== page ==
... then the flood-gates of bitterness opened in my heart. How long was he going to act a cruel lie to me? I said, "I am ill; I must go to bed." He followed me out of the room, questioned me anxiously, wrapped me in a shawl, stood at the foot of the stairs watching till I passed out of sight; all as if he ...
— The Late Miss Hollingford • Rosa Mulholland

... your dear soul," he laughed. "We'll just consider ourselves extra lucky, and keep right on with the game till the high water makes ...
— North of Fifty-Three • Bertrand W. Sinclair

... was much disappointed at his abrupt departure from the house, but I remained a little longer, till the worst of the storm ...
— From Death into Life - or, twenty years of my ministry • William Haslam

... luxury, lying on the bare ground beside her heroic husband stretched thereon? Alas, this slayer of all foes, this foremost of all wielders of weapons, hath been slain by me in battle, It is evident that men do not die till their hour comes.[198] Oh, the heart of this princess seems to be very hard since it does not break even at the sight of her mighty-armed and broad-chested husband lying dead on the ground. It is evident that one does not die till one's hour comes, since ...
— The Mahabharata of Krishna-Dwaipayana Vyasa, Volume 4 • Kisari Mohan Ganguli

... regret it," said Linda, "if I took Eileen by the shoulders and shook her till I shook the rouge off her cheek, and the brilliantine off her hair, and a million mean little subterfuges out of her soul. You know Eileen is lovely when she is natural, and if she would be straight-off-the-bat square, I would be proud to be her sister. As it is, ...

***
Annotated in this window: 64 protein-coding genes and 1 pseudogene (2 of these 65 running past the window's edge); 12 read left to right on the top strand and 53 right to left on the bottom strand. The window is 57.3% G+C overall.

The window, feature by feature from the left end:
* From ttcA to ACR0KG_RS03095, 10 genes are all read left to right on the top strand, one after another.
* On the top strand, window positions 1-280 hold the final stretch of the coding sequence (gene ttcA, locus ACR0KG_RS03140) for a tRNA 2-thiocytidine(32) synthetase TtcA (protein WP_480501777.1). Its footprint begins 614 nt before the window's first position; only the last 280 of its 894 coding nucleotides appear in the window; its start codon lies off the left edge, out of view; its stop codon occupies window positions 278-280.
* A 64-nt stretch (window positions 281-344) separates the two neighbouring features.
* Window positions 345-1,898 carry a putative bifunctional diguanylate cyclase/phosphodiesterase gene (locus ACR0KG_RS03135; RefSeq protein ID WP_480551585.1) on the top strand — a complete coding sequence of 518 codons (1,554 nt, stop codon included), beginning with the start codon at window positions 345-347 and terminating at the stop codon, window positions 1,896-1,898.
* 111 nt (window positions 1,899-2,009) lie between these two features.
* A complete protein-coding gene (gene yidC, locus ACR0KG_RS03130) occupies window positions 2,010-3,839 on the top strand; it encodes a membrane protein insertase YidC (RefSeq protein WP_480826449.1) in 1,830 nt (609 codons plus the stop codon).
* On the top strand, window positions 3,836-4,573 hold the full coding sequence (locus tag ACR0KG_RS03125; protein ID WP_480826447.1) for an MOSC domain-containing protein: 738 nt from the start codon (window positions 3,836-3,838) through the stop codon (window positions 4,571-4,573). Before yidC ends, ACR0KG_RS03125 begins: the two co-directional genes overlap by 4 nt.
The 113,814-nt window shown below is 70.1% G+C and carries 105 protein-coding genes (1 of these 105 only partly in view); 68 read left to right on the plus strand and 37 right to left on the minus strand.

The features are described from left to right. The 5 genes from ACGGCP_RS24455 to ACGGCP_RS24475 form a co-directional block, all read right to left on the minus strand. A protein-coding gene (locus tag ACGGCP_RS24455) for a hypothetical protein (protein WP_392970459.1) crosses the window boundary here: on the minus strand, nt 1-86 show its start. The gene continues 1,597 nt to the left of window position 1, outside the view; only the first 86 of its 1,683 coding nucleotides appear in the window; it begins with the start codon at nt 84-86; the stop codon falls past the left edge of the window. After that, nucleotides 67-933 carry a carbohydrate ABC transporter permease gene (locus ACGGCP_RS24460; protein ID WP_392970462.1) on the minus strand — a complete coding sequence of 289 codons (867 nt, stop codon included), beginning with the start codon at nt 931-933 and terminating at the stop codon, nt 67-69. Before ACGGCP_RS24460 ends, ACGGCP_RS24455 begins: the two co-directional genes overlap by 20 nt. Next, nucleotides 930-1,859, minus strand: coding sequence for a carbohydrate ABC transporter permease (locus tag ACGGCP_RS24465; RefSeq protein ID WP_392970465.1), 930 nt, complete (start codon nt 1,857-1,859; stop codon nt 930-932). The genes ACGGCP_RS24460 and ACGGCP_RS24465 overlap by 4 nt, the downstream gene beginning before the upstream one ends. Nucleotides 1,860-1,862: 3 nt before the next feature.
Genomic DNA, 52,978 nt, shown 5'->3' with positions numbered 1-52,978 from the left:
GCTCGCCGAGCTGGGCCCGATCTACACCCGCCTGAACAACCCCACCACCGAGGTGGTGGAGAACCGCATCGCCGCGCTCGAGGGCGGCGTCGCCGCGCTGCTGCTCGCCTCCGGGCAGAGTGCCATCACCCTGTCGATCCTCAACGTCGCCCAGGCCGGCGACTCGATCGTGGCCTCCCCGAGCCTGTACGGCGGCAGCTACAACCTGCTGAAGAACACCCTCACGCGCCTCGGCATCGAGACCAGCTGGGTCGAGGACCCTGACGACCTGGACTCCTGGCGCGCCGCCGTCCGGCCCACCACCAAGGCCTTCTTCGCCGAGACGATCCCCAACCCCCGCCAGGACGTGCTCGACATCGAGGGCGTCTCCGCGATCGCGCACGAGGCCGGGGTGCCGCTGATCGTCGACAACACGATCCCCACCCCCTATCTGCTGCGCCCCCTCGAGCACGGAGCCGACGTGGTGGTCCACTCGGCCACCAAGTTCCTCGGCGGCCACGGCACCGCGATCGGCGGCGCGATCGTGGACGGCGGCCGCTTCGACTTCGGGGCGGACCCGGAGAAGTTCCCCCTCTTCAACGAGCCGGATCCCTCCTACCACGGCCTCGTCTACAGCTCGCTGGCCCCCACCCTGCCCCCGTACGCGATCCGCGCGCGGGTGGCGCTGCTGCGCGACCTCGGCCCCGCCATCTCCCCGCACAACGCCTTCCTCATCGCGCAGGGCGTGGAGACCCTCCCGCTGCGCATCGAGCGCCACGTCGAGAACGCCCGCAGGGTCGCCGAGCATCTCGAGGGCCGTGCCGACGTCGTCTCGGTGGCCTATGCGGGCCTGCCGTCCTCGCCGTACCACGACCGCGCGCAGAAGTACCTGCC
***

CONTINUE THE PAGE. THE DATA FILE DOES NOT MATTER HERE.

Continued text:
— Her Father's Daughter • Gene Stratton-Porter

... foregoing I have your courier, and his despatches. Lieutenant-colonel Tarleton, with four hundred of the legion, will take the road for you to-night. If battle is forced upon you, make a stand and hold the enemy in check till reinforcements come. ...
— The Master of Appleby • Francis Lynde

... in this place, my body indeed hidden away, but my fame spreading throughout the whole world, till its echo reverberated mightily-echo, that fancy of the poet's, which has so great a voice, and nought beside. My former rivals, seeing that they themselves were now powerless to do me hurt, stirred up against me certain new apostles in whom the world put great faith. One ...
— Historia Calamitatum • Peter Abelard

... traveller who, desirous of making two stages without halting, could induce them to pass the door of the station they have just arrived at. Carrying about eighty or ninety pounds weight of mail matter, these men trudge along some five miles an hour till they reach the extent of their tether; there they hand over the bag to a fresh man, who starts off, no matter at what hour of the day or night, and regardless of good or bad weather alike, till he too has quitted himself of his responsibility ...
— Chinese Sketches • Herbert A. Giles

... The board had placed no limitation on the size of the units to be integrated, and its call for progressive steps to utilize black manpower implied to many that the process of forming composite black and white units would continue till it included the smaller service units, which still contained the majority of black troops. It was one thing, the Army staff concluded, to assign a self-sustaining black battalion to a division, but quite another to assign a ...